Teacher education refers to the policies and procedures designed to equip prospective teachers with the knowledge, attitudes, behaviors and skills they require to perform their tasks effectively in the classroom, school and wider community.
Teacher education is often divided into:
The process of mentoring is also relevant.
There is a longstanding and ongoing debate about the most appropriate term to describe these activities. The term 'teacher training' (which may give the impression that the activity involves training staff to undertake relatively routine tasks) seems to be losing ground to 'teacher education' (with its connotation of preparing staff for a professional role as a reflective practitioner).
Initial teacher education may be organized according to two basic models.
In the 'consecutive' model, a teacher first obtains a qualification (often a first university degree), and then studies for a further period to gain an additional qualification in teaching; (in some systems this takes the form of a post-graduate degree, possibly even a Masters).
The alternative 'concurrent' model is where a student simultaneously studies both one or more academic subjects, and the ways of teaching that subject, leading to a qualification as a teacher of that subject.
Other pathways are also available. In some countries, it is possible for a person to receive training as a teacher under the responsibility of an accredited experienced practitioner in a school.
Teacher Education in many countries takes place in institutions of Higher Education. In the United States, approximately one-third of new teachers come through alternative routes to teacher certification, according to testimony given by Emily Feistritzer, the President of National Center for Alternative Certification and the National Center for Education Information, to a congressional subcommittee on May 17, 2007. However, many alternative pathways are affiliated with schools of education, where candidates still enroll in university-based coursework. A supplemental component of university-based coursework is community-based teacher education, where teacher candidates immerse themselves in communites that will allow them to apply teaching theory to practice. Community-based teacher education also challenges teacher candidates' assumptions about the issues of gender, race, and multicultural diversity.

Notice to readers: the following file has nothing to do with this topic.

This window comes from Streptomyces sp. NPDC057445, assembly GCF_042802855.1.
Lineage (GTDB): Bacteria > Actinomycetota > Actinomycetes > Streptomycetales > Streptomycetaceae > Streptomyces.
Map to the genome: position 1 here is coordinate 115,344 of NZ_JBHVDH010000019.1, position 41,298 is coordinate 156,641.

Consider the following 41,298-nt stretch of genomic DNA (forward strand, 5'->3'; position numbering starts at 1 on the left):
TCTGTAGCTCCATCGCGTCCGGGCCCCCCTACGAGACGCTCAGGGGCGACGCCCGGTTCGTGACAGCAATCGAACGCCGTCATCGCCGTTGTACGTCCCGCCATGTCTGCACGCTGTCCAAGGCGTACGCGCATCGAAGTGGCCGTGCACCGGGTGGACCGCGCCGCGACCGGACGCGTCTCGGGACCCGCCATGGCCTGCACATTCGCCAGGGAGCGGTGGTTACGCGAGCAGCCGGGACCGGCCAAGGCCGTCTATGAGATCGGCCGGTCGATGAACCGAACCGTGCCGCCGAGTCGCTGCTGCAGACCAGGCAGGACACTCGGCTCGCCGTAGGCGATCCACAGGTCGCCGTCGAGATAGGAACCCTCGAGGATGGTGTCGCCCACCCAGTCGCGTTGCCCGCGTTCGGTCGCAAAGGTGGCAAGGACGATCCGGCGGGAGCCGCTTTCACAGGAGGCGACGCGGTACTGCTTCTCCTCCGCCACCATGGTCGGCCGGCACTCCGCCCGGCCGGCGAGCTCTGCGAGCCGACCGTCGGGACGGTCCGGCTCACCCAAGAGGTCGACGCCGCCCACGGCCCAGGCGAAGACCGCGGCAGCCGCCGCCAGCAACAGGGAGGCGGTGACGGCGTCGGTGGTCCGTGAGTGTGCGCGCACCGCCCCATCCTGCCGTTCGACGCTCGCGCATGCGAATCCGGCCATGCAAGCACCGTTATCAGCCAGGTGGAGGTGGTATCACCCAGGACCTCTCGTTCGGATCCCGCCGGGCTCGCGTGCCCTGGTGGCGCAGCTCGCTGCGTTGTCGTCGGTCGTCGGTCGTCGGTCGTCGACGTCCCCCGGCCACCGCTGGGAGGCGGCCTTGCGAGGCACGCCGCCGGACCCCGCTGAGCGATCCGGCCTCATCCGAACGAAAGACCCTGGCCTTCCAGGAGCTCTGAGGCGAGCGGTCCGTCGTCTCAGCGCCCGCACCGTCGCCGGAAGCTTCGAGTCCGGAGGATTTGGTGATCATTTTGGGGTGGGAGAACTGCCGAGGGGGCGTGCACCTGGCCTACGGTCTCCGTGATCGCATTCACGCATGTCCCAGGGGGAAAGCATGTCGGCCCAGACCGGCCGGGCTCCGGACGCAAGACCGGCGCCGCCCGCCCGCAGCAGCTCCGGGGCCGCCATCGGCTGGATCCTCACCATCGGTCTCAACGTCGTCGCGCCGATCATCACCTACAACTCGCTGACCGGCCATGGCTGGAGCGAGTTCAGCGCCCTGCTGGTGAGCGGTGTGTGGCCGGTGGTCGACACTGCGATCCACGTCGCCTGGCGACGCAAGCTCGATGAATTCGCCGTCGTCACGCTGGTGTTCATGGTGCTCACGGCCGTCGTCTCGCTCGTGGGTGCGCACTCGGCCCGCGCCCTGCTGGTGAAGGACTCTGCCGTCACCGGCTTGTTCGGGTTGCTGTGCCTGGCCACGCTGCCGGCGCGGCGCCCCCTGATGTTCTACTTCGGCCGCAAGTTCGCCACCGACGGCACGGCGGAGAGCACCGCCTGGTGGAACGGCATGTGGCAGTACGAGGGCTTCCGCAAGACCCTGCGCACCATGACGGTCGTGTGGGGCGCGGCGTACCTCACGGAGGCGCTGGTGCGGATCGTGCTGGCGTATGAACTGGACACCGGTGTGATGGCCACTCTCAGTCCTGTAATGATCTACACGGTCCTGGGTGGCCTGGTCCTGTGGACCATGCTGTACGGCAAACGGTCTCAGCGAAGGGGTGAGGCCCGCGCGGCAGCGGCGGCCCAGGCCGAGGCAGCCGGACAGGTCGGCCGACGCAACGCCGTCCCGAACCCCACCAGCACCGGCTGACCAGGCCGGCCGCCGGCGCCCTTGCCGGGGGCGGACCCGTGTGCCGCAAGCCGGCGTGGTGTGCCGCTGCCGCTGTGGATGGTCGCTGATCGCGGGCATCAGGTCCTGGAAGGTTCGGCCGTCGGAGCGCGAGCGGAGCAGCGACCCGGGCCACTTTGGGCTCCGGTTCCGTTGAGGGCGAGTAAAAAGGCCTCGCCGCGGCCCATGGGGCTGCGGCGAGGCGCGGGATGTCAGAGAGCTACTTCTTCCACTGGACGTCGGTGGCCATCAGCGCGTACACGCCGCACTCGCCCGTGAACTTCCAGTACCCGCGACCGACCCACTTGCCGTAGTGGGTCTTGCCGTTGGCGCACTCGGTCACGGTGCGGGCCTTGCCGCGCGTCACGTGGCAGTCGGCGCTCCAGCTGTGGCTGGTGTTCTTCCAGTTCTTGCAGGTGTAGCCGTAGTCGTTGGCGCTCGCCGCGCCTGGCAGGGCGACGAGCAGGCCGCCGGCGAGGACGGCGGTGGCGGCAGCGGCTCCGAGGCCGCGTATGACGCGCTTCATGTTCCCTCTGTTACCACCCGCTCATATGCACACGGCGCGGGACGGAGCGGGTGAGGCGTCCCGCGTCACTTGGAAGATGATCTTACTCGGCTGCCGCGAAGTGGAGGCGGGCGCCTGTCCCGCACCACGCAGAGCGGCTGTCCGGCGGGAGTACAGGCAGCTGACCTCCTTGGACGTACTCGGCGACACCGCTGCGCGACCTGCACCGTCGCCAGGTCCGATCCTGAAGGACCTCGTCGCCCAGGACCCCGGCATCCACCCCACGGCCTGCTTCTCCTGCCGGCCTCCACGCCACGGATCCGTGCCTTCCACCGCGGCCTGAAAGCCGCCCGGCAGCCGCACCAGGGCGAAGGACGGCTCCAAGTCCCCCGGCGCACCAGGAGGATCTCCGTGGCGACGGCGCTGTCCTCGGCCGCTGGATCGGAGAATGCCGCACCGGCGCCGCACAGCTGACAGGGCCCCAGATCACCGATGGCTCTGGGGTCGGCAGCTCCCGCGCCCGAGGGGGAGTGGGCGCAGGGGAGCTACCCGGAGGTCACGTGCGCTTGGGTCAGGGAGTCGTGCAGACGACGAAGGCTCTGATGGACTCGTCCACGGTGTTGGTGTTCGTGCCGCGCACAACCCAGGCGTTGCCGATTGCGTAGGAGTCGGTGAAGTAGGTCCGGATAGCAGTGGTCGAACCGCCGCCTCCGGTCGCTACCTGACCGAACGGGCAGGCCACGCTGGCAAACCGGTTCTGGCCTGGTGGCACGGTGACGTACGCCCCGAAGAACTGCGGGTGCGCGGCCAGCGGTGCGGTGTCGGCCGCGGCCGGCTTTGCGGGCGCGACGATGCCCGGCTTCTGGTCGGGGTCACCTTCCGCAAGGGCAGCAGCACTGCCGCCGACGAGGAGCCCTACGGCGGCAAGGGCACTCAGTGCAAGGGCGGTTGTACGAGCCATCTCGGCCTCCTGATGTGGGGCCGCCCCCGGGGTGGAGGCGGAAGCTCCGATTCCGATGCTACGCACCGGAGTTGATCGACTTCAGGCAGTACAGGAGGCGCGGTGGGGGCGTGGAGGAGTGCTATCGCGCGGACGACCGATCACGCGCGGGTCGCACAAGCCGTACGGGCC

The question of what knowledge, attitudes, behaviours and skills teachers should possess is the subject of much debate in many cultures. This is understandable, as teachers are entrusted with the transmission to learners of society's beliefs, attitudes and deontology, as well as of information, advice and wisdom, and with facilitating learners' acquisition of the key knowledge, attitudes and behaviours that they will need to be active in society and the economy.
Generally, Teacher Education curricula can be broken down into these blocks:
These three areas reflect the organization of most teacher education programs in North America (though not necessarily elsewhere in the world)--courses, modules, and other activities are often organized to belong to one of the three major areas of teacher education. The organization makes the programs more rational or logical in structure. The conventional organization has sometimes also been criticized, however, as artificial and unrepresentative of how teachers actually experience their work. Problems of practice frequently (perhaps usually) concern foundational issues, curriculum, and practical knowledge simultaneously, and separating them during teacher education may therefore not be helpful.
Teaching involves a complex set of tasks. Many teachers experience their first years in the profession as stressful. The proportion of teachers who either do not enter the profession after completing initial training, or who leave the profession after their first teaching post, is high.